Chrysler group executives are emphasizing the bicultural aspects of the Chrysler Crossfire, which they say combines American design with German engineering. It is scheduled to go on sale in 2003 with about 40 percent Mercedes-Benz components. At the Geneva motor show, Chrysler group CEO Dieter Zetsche said the Crossfire is what happens when Route 66 meets the autobahn. Chrysler even had a sign that looks as if it were made for an ad.
LAYING RUBBER - Despite the dispute between Ford Motor Co. and Bridgestone/Firestone over Ford Explorer tires, the tires are being used in Ford Field, the new stadium for the Detroit Lions. The gridiron will have a playing surface made partly of rubber from the recalled tires. Hey, maybe the turf will bounce the Lions into a winning season - after all, it was used in the practice field of Super Bowl champs New England Patriots.
SUV LUV - They met on the set and fell in love. But it's not your typical Hollywood romance. This is the story about two GMC engineers who starred in TV commercials. John Dagg, engi-neer for the Yukon, and Laura Rossman, engineer for the Envoy, met last summer while on a GMC commercial shoot in Cal-gary, Alberta. The two hit it off, began dating and were engaged in January. They plan to marry July 19. No word yet which vehicle the couple will take to drive into the sunset.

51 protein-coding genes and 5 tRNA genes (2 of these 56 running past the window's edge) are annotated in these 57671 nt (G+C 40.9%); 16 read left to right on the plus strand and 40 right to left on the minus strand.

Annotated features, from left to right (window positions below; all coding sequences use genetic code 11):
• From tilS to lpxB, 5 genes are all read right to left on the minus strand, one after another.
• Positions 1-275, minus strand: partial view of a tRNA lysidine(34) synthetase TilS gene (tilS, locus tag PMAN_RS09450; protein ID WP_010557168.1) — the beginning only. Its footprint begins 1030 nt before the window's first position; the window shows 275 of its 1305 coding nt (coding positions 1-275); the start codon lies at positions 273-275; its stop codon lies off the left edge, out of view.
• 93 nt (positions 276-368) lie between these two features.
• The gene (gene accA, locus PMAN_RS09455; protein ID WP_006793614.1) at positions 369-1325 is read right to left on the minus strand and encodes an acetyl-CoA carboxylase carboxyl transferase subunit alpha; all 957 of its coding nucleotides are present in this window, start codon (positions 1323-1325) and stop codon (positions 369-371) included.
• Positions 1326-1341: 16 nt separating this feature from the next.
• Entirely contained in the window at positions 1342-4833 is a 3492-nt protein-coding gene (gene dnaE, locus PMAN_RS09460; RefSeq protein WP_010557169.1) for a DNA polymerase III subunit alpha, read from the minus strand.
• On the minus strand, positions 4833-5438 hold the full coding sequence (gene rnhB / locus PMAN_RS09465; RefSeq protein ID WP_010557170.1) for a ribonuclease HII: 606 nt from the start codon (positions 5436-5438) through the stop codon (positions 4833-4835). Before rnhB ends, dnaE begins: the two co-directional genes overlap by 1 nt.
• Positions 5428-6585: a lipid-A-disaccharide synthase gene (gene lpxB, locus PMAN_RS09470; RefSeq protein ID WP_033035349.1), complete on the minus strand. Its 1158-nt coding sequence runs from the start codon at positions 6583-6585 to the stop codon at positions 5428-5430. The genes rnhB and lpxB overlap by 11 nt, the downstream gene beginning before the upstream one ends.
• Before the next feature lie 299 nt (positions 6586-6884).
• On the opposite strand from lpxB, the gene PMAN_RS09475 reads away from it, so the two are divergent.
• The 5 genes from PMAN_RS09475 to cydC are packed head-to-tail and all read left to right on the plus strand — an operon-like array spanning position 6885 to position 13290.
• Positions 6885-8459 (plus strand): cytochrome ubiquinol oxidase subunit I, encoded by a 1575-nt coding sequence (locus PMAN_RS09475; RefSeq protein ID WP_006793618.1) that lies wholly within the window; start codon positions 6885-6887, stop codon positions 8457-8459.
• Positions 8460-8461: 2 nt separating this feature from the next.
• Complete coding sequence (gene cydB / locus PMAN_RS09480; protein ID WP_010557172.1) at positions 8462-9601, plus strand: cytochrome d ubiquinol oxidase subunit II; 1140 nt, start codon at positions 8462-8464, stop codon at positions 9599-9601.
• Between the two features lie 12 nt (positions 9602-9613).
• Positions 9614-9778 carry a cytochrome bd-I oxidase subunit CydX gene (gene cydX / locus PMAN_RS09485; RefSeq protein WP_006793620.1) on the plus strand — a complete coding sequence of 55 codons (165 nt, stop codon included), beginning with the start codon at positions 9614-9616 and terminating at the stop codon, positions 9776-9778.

SMALL IS UNAMERICAN - It's a good thing for smart, the small European car from DaimlerChrysler, that more people don't watch live congressional debates on cable TV. On Wednesday, March 13, Senate Minority Leader Trent Lott criticized the smart as the kind of unsafe, econobox that Americans would drive if lawmakers passed sharply higher fuel-economy standards. "I don't want every American to have to drive this car," he said on camera. DaimlerChrysler spokesman Stuart Schorr said: "It was one of the more comical moments" of the fuel-economy debate.
UP AGAINST THE WALL - Last week the Insurance Institute for Highway Safety said the 2002 Kia Sedona performed worse than any other minivan ever put through its bumper crash tests. According to the institute, the worst damage - $4,305 - occurred when the minivan was driven into a flat barrier. Kia spokesman Geno Effler's response? "They are running these cars into a 325,000-pound concrete barrier with about 3 inches of steel on the front of it. It's not reflective of the real world at all."